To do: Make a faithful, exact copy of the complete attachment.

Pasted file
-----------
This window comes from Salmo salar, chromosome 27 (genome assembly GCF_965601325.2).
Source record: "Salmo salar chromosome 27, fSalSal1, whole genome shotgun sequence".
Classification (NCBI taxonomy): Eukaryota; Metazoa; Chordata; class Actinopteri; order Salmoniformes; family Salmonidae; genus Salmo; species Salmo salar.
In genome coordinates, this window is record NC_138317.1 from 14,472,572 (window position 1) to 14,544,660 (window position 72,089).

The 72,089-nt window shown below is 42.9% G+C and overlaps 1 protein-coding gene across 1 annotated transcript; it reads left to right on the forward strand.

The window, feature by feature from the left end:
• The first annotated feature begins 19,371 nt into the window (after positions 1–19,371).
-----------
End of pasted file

This window comes from Salmo salar, chromosome 27 (genome assembly GCF_965601325.2).
Source record: "Salmo salar chromosome 27, fSalSal1, whole genome shotgun sequence".
Classification (NCBI taxonomy): Eukaryota; Metazoa; Chordata; class Actinopteri; order Salmoniformes; family Salmonidae; genus Salmo; species Salmo salar.
In genome coordinates, this window is record NC_138317.1 from 14,472,572 (window position 1) to 14,544,660 (window position 72,089).

The 72,089-nt window shown below is 42.9% G+C and overlaps 1 protein-coding gene across 1 annotated transcript; it reads left to right on the forward strand.

The window, feature by feature from the left end:
• The first annotated feature begins 19,371 nt into the window (after positions 1–19,371).